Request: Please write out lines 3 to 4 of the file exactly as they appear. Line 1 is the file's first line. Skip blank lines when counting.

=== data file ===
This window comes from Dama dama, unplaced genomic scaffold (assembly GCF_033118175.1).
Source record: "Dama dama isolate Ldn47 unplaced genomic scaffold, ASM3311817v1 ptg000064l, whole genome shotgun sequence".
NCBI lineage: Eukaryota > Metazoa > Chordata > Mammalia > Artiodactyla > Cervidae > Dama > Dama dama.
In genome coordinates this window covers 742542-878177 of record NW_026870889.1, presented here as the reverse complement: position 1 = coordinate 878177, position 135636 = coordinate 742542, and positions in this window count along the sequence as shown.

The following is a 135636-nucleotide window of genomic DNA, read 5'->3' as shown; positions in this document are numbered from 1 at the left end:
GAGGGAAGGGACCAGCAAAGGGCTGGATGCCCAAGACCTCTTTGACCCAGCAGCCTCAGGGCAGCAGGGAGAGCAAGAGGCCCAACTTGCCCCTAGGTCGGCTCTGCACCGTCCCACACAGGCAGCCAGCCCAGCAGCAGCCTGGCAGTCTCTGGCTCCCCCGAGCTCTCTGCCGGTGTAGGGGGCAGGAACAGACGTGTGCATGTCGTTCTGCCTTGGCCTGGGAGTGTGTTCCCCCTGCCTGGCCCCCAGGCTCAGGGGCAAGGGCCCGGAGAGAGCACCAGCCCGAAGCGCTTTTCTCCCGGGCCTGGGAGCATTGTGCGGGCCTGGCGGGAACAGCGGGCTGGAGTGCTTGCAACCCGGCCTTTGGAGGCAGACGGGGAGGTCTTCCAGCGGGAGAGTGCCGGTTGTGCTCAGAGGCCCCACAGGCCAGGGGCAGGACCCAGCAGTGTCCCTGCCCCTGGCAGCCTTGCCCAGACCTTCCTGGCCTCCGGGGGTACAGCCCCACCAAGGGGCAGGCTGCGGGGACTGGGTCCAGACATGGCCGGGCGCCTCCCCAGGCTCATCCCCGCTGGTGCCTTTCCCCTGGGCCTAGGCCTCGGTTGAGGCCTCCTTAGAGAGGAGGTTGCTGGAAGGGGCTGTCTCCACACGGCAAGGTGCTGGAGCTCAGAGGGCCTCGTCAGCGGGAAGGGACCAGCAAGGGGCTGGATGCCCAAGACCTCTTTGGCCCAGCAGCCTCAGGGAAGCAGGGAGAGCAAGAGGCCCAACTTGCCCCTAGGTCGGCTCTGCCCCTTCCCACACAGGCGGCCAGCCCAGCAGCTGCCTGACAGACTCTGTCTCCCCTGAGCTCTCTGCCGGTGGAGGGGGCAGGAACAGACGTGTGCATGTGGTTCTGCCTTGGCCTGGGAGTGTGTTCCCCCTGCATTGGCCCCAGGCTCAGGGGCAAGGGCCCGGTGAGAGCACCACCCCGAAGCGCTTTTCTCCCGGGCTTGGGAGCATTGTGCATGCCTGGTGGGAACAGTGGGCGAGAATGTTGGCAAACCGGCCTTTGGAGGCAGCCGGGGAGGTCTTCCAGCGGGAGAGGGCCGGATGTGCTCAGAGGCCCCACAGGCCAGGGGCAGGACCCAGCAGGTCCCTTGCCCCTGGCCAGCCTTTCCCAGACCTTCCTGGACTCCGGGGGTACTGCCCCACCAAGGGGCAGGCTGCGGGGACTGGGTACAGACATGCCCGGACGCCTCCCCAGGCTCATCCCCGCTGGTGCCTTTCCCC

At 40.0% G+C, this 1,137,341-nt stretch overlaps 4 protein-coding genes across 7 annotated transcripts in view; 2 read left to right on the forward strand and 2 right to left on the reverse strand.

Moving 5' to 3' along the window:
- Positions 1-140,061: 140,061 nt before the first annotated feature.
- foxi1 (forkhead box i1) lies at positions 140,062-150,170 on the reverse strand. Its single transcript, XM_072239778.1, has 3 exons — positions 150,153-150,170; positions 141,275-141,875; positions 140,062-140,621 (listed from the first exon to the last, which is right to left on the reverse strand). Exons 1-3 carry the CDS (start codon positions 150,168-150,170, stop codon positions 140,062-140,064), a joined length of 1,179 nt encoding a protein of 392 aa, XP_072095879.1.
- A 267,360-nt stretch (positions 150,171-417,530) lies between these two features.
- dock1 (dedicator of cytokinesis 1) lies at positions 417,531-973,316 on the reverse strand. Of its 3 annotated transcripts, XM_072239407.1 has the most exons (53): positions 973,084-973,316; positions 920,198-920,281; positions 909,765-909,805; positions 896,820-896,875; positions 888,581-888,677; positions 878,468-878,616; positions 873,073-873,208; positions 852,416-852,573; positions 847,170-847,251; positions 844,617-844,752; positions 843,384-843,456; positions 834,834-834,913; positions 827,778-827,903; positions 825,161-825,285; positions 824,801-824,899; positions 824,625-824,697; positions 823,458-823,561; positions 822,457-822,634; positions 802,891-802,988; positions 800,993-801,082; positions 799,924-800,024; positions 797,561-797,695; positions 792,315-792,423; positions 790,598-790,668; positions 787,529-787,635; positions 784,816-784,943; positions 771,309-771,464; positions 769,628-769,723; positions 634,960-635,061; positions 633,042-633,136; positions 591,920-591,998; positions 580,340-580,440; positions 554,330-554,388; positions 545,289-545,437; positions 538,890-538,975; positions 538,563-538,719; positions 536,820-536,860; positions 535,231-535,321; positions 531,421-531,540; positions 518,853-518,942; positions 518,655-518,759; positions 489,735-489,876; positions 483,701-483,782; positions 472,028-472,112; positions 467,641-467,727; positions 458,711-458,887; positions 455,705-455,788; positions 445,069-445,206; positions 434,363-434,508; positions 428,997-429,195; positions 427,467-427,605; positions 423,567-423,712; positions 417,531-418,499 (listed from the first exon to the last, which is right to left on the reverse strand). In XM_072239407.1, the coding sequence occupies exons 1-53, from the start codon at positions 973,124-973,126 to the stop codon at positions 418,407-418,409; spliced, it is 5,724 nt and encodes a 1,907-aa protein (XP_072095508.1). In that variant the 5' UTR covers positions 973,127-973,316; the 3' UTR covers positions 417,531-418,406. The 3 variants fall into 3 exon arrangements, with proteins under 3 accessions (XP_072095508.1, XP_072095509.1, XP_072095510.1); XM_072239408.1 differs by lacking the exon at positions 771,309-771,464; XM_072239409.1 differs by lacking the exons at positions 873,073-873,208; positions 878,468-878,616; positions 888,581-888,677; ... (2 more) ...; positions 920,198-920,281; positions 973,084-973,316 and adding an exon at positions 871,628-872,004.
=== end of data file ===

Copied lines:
NCBI lineage: Eukaryota > Metazoa > Chordata > Mammalia > Artiodactyla > Cervidae > Dama > Dama dama.
In genome coordinates this window covers 742542-878177 of record NW_026870889.1, presented here as the reverse complement: position 1 = coordinate 878177, position 135636 = coordinate 742542, and positions in this window count along the sequence as shown.